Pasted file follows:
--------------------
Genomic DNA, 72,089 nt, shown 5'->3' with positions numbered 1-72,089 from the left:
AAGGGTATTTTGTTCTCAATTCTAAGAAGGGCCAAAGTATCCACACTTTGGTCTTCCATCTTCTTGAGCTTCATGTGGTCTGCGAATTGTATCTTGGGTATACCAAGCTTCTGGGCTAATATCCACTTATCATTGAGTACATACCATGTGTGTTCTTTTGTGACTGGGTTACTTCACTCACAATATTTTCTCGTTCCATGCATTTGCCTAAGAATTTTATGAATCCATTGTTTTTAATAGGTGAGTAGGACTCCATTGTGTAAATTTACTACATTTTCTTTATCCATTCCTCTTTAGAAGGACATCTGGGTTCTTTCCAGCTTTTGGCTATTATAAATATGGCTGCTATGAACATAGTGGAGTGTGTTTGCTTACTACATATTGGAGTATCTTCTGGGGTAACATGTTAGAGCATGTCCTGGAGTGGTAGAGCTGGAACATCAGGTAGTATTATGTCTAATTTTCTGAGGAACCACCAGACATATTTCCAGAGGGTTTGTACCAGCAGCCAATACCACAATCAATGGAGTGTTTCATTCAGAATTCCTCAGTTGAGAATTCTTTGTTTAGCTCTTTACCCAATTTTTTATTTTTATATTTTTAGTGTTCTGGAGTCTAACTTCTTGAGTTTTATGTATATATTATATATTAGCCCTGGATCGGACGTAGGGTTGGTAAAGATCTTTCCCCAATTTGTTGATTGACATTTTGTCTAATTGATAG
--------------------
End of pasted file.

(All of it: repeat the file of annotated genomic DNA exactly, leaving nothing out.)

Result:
Genomic DNA, 72,089 nt, shown 5'->3' with positions numbered 1-72,089 from the left:
AAGGGTATTTTGTTCTCAATTCTAAGAAGGGCCAAAGTATCCACACTTTGGTCTTCCATCTTCTTGAGCTTCATGTGGTCTGCGAATTGTATCTTGGGTATACCAAGCTTCTGGGCTAATATCCACTTATCATTGAGTACATACCATGTGTGTTCTTTTGTGACTGGGTTACTTCACTCACAATATTTTCTCGTTCCATGCATTTGCCTAAGAATTTTATGAATCCATTGTTTTTAATAGGTGAGTAGGACTCCATTGTGTAAATTTACTACATTTTCTTTATCCATTCCTCTTTAGAAGGACATCTGGGTTCTTTCCAGCTTTTGGCTATTATAAATATGGCTGCTATGAACATAGTGGAGTGTGTTTGCTTACTACATATTGGAGTATCTTCTGGGGTAACATGTTAGAGCATGTCCTGGAGTGGTAGAGCTGGAACATCAGGTAGTATTATGTCTAATTTTCTGAGGAACCACCAGACATATTTCCAGAGGGTTTGTACCAGCAGCCAATACCACAATCAATGGAGTGTTTCATTCAGAATTCCTCAGTTGAGAATTCTTTGTTTAGCTCTTTACCCAATTTTTTATTTTTATATTTTTAGTGTTCTGGAGTCTAACTTCTTGAGTTTTATGTATATATTATATATTAGCCCTGGATCGGACGTAGGGTTGGTAAAGATCTTTCCCCAATTTGTTGATTGACATTTTGTCTAATTGATAG